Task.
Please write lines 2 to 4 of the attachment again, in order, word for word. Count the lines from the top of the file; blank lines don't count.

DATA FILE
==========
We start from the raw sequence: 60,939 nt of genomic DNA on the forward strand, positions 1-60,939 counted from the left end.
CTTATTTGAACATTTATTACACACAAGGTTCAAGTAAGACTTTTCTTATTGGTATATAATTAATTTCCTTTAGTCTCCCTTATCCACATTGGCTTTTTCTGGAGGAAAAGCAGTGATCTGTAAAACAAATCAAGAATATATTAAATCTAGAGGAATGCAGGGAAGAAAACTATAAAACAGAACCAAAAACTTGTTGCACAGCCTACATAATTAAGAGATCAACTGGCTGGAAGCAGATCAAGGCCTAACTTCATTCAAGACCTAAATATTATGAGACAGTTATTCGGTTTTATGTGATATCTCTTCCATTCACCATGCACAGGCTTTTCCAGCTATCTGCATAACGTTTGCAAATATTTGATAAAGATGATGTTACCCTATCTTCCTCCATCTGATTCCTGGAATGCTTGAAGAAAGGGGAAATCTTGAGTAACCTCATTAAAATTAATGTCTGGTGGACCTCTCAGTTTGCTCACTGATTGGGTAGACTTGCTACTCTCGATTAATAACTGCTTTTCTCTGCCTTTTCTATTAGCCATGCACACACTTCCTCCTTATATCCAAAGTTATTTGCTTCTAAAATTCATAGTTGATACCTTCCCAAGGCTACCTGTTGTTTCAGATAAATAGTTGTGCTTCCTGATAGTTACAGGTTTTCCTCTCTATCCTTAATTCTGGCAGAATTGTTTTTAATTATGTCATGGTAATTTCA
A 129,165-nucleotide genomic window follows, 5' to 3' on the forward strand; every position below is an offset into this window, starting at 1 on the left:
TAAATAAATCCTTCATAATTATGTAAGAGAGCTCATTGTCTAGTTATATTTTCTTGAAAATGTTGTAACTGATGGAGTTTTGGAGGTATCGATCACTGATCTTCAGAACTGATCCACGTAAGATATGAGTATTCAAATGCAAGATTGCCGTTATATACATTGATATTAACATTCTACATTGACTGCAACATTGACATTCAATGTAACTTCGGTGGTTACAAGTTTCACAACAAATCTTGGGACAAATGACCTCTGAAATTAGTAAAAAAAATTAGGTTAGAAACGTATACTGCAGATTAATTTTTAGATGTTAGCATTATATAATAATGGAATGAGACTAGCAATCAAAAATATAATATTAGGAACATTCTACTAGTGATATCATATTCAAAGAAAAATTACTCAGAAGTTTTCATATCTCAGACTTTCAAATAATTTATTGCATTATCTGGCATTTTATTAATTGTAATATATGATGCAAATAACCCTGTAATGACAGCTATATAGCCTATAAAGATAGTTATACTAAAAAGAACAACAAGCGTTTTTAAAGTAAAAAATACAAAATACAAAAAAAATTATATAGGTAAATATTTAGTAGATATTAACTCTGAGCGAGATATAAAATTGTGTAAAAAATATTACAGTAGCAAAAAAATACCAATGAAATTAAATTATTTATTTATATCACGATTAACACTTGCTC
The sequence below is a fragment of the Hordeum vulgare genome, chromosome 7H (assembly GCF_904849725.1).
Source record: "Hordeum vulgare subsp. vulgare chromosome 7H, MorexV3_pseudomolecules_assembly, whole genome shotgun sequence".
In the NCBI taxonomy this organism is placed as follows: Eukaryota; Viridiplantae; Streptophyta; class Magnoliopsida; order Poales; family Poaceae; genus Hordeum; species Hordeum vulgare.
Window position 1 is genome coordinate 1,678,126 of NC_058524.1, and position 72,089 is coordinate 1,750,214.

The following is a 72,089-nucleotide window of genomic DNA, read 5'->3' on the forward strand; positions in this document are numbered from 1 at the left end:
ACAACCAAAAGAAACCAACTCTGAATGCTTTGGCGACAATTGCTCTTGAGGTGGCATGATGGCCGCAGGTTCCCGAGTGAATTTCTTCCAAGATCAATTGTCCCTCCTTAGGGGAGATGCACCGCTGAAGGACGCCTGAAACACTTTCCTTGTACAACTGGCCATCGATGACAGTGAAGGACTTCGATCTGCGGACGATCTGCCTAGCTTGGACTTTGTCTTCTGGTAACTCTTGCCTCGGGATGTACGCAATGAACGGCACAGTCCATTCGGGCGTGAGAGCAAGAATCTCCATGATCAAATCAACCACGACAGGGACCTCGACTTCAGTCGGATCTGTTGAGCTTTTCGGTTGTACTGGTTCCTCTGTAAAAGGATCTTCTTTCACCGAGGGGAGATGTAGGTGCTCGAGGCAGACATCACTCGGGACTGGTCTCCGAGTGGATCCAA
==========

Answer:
CTTATTTGAACATTTATTACACACAAGGTTCAAGTAAGACTTTTCTTATTGGTATATAATTAATTTCCTTTAGTCTCCCTTATCCACATTGGCTTTTTCTGGAGGAAAAGCAGTGATCTGTAAAACAAATCAAGAATATATTAAATCTAGAGGAATGCAGGGAAGAAAACTATAAAACAGAACCAAAAACTTGTTGCACAGCCTACATAATTAAGAGATCAACTGGCTGGAAGCAGATCAAGGCCTAACTTCATTCAAGACCTAAATATTATGAGACAGTTATTCGGTTTTATGTGATATCTCTTCCATTCACCATGCACAGGCTTTTCCAGCTATCTGCATAACGTTTGCAAATATTTGATAAAGATGATGTTACCCTATCTTCCTCCATCTGATTCCTGGAATGCTTGAAGAAAGGGGAAATCTTGAGTAACCTCATTAAAATTAATGTCTGGTGGACCTCTCAGTTTGCTCACTGATTGGGTAGACTTGCTACTCTCGATTAATAACTGCTTTTCTCTGCCTTTTCTATTAGCCATGCACACACTTCCTCCTTATATCCAAAGTTATTTGCTTCTAAAATTCATAGTTGATACCTTCCCAAGGCTACCTGTTGTTTCAGATAAATAGTTGTGCTTCCTGATAGTTACAGGTTTTCCTCTCTATCCTTAATTCTGGCAGAATTGTTTTTAATTATGTCATGGTAATTTCA
A 129,165-nucleotide genomic window follows, 5' to 3' on the forward strand; every position below is an offset into this window, starting at 1 on the left:
TAAATAAATCCTTCATAATTATGTAAGAGAGCTCATTGTCTAGTTATATTTTCTTGAAAATGTTGTAACTGATGGAGTTTTGGAGGTATCGATCACTGATCTTCAGAACTGATCCACGTAAGATATGAGTATTCAAATGCAAGATTGCCGTTATATACATTGATATTAACATTCTACATTGACTGCAACATTGACATTCAATGTAACTTCGGTGGTTACAAGTTTCACAACAAATCTTGGGACAAATGACCTCTGAAATTAGTAAAAAAAATTAGGTTAGAAACGTATACTGCAGATTAATTTTTAGATGTTAGCATTATATAATAATGGAATGAGACTAGCAATCAAAAATATAATATTAGGAACATTCTACTAGTGATATCATATTCAAAGAAAAATTACTCAGAAGTTTTCATATCTCAGACTTTCAAATAATTTATTGCATTATCTGGCATTTTATTAATTGTAATATATGATGCAAATAACCCTGTAATGACAGCTATATAGCCTATAAAGATAGTTATACTAAAAAGAACAACAAGCGTTTTTAAAGTAAAAAATACAAAATACAAAAAAAATTATATAGGTAAATATTTAGTAGATATTAACTCTGAGCGAGATATAAAATTGTGTAAAAAATATTACAGTAGCAAAAAAATACCAATGAAATTAAATTATTTATTTATATCACGATTAACACTTGCTC